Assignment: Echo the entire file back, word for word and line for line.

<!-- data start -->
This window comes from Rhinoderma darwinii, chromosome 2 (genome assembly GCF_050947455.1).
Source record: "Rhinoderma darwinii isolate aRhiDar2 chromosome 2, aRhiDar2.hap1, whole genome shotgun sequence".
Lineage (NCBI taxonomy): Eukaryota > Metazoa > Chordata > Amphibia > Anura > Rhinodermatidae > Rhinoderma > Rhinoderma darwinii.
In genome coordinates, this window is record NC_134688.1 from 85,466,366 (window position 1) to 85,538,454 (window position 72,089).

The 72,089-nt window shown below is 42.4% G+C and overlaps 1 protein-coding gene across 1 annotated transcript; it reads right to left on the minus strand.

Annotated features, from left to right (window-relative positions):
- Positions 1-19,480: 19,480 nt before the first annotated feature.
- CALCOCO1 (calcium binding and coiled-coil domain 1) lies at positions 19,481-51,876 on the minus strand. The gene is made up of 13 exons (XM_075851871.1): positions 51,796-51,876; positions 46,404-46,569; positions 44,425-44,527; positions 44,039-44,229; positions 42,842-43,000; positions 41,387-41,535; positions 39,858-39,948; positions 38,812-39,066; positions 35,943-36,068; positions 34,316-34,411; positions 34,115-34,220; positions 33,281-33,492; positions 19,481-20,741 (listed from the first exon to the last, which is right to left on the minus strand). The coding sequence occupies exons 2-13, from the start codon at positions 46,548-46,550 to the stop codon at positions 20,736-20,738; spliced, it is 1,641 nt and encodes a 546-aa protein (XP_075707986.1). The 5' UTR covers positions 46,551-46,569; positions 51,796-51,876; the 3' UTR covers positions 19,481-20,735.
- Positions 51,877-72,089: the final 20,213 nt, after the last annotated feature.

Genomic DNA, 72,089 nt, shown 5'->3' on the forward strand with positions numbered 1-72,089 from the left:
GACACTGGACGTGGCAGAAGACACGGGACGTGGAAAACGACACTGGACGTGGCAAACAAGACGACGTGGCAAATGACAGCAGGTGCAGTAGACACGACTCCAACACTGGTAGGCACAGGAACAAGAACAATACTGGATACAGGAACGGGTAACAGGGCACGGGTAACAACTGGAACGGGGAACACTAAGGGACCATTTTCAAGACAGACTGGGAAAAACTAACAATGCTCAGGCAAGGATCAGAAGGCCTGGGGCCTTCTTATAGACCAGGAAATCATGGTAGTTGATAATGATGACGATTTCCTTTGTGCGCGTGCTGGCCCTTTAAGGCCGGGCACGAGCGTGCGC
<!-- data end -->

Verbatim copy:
This window comes from Rhinoderma darwinii, chromosome 2 (genome assembly GCF_050947455.1).
Source record: "Rhinoderma darwinii isolate aRhiDar2 chromosome 2, aRhiDar2.hap1, whole genome shotgun sequence".
Lineage (NCBI taxonomy): Eukaryota > Metazoa > Chordata > Amphibia > Anura > Rhinodermatidae > Rhinoderma > Rhinoderma darwinii.
In genome coordinates, this window is record NC_134688.1 from 85,466,366 (window position 1) to 85,538,454 (window position 72,089).

The 72,089-nt window shown below is 42.4% G+C and overlaps 1 protein-coding gene across 1 annotated transcript; it reads right to left on the minus strand.

Annotated features, from left to right (window-relative positions):
- Positions 1-19,480: 19,480 nt before the first annotated feature.
- CALCOCO1 (calcium binding and coiled-coil domain 1) lies at positions 19,481-51,876 on the minus strand. The gene is made up of 13 exons (XM_075851871.1): positions 51,796-51,876; positions 46,404-46,569; positions 44,425-44,527; positions 44,039-44,229; positions 42,842-43,000; positions 41,387-41,535; positions 39,858-39,948; positions 38,812-39,066; positions 35,943-36,068; positions 34,316-34,411; positions 34,115-34,220; positions 33,281-33,492; positions 19,481-20,741 (listed from the first exon to the last, which is right to left on the minus strand). The coding sequence occupies exons 2-13, from the start codon at positions 46,548-46,550 to the stop codon at positions 20,736-20,738; spliced, it is 1,641 nt and encodes a 546-aa protein (XP_075707986.1). The 5' UTR covers positions 46,551-46,569; positions 51,796-51,876; the 3' UTR covers positions 19,481-20,735.
- Positions 51,877-72,089: the final 20,213 nt, after the last annotated feature.

Genomic DNA, 72,089 nt, shown 5'->3' on the forward strand with positions numbered 1-72,089 from the left:
GACACTGGACGTGGCAGAAGACACGGGACGTGGAAAACGACACTGGACGTGGCAAACAAGACGACGTGGCAAATGACAGCAGGTGCAGTAGACACGACTCCAACACTGGTAGGCACAGGAACAAGAACAATACTGGATACAGGAACGGGTAACAGGGCACGGGTAACAACTGGAACGGGGAACACTAAGGGACCATTTTCAAGACAGACTGGGAAAAACTAACAATGCTCAGGCAAGGATCAGAAGGCCTGGGGCCTTCTTATAGACCAGGAAATCATGGTAGTTGATAATGATGACGATTTCCTTTGTGCGCGTGCTGGCCCTTTAAGGCCGGGCACGAGCGTGCGC